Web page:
In Mayfest ’88, as well as The Clyde Is Red, playwright Howard Barker’s company, The Wrestling School, co-founded by future artistic director of Edinburgh’s Royal Lyceum Theatre (and current star of TV package tour comic drama Benidorm) Kenny Ireland, appeared with The Last Supper. That year too, Glasgow’s Old Transport Museum was used as a theatre for the first time when Peter Brook utilised it for the only UK dates of his nine hour epic, The Mahabharata. Both in different ways were examples of what Brook, in his 1968 volume The Empty Space, had dubbed Holy Theatre. The Clyde Is Red may be polemical, but it too is as holy as the waters it walked on.
Beyond Glasgow’s new glossy image, running parallel with this was a politically motivated artist-led underground which would come together in 1990, not as part of the City of Culture programme, but in the Self-Determination and Power event. Organised by a criss-crossing alliance of the Free University of Glasgow, Edinburgh Review, then edited by Peter Kravitz, and Scottish Child magazine, Self-Determination and Power brought Noam Chomsky to the Pearce Institute in Govan for a landmark critique of cultural hegemony. Novelist and future Booker Prize winner James Kelman was, if not the event’s driving course, then a quiet figurehead for collective action that was both anarchic and artistic. Hamish Henderson sang Freedom Come All Ye, Scotland’s real (inter)national anthem, which referenced the same Glasgow domine who inspired The Clyde Is Red, John Maclean.
One of the major events of 1990’s official programme was The Ship, Bill Bryden’s epic paean to Glasgow’s ship-building culture. Performed in the old engine shed of the Harland and Wolff yard in Govan, it was an emotive experience made legend by recreating the launch of a ship at the play’s close. In the year the Poll Tax was defeated and Margaret Thatcher finally left office, Red Clydeside, it seemed, would not lie down.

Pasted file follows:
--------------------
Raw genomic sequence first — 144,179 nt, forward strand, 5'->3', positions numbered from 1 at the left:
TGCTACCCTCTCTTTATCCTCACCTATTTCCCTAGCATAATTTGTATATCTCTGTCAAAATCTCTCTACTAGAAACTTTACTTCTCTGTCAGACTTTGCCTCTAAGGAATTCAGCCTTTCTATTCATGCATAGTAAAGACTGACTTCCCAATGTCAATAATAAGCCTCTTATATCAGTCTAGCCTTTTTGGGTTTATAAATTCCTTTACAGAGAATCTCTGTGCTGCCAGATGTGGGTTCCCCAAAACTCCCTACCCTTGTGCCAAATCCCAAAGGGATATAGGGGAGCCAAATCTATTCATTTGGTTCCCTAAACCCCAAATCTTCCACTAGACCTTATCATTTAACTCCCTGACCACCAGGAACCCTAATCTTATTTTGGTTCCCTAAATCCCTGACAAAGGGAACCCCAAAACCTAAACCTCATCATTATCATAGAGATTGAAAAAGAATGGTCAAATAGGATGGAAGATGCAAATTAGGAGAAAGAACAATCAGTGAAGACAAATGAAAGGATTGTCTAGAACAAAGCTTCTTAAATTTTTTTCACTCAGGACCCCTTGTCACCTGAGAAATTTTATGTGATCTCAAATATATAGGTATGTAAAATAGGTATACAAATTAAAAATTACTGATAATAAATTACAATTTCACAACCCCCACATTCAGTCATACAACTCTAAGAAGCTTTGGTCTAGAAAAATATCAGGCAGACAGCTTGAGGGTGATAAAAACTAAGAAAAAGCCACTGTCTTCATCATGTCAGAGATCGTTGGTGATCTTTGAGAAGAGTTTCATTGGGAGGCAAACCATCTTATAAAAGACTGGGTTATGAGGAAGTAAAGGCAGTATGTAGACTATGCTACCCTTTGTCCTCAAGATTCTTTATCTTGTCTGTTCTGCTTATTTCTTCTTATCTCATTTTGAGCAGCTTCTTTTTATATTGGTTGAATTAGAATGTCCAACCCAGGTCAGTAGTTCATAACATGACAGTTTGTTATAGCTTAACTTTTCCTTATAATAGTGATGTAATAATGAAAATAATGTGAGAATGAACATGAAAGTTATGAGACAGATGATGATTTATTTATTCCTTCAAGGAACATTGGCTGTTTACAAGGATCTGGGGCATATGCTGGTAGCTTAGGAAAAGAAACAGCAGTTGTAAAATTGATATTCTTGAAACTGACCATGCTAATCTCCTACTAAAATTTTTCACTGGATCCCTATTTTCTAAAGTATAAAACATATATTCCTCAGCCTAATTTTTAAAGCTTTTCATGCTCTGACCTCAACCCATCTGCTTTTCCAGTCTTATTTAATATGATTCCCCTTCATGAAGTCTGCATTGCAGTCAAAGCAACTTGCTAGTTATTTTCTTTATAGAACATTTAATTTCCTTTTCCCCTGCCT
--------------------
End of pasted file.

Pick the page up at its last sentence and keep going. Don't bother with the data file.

The year before the Jordanhill production, The Clyde Is Red was produced by Hamish Wilson for BBC Radio Scotland. With just disembodied voices to focus on, the play’s choral qualities were revealed in full as a liturgy of the common man and woman. The production won a Prix Italia award, gaining it global acclaim.
Yet The Clyde Is Red has never been published. Nor have any other of Byatt’s plays; Kong Lives, the tellingly titled Kamikaze (Some Kind of Intellectual Kamikaze Pilot), Why Does The Pope Not Come To Glasgow?, Workers of the World Confess, The Brus, Soldier Green, The Silver Land; nor his final work, House of Lies, performed by Theatre PkF at Edinburgh University Chaplaincy Centre as part of 1994’s Edinburgh Festival Fringe. Produced two years before his death, House of Lies was a haunting meditation on mortality inspired by Verity Bargate, who’d first recognised Byatt’s talent as a writer through Kong Lives. Having also been diagnosed with cancer, House of Lies was Byatt’s own epitaph to himself.
Byatt’s only tangible legacy is in the BBC’s recording of The Clyde Is Red. The only publicly accessible archive is to be found on the MySpace site of Fire Engines, the iconic post-punk Edinburgh group who performed with Theatre Pkf on two plays. A cassette recording of one, Why Does The Pope Not Come To Glasgow?, is captured live during the play’s 1980 Edinburgh Festival Fringe run at Napier College, now Napier University. It is performed, in typical Theatre PkF tradition, using direct address to the audience, and is done in a lo-fi style which, in the current recessionary climate, artists are rediscovering out of necessity as much as aesthetic. Out of this too has come a reawakening of grassroots engagement with the world that might just make for something special. The Clyde is Red, it seems, is both history lesson and prophecy. With its poetry as our guide, we might learn to walk on water yet.
Commisioned by Talitha Koetz for a publication to accompany Salt Water, a group exhibition at The Tall Ship, Glasgow, that ran from April 16th to June 20th 2010 as part of Glasgow International Festival of Visual Art. The only brief for the writers was to base a text on a piece of marine iconography. This was one of three texts submitted, and was the one published. I think they made the right choice.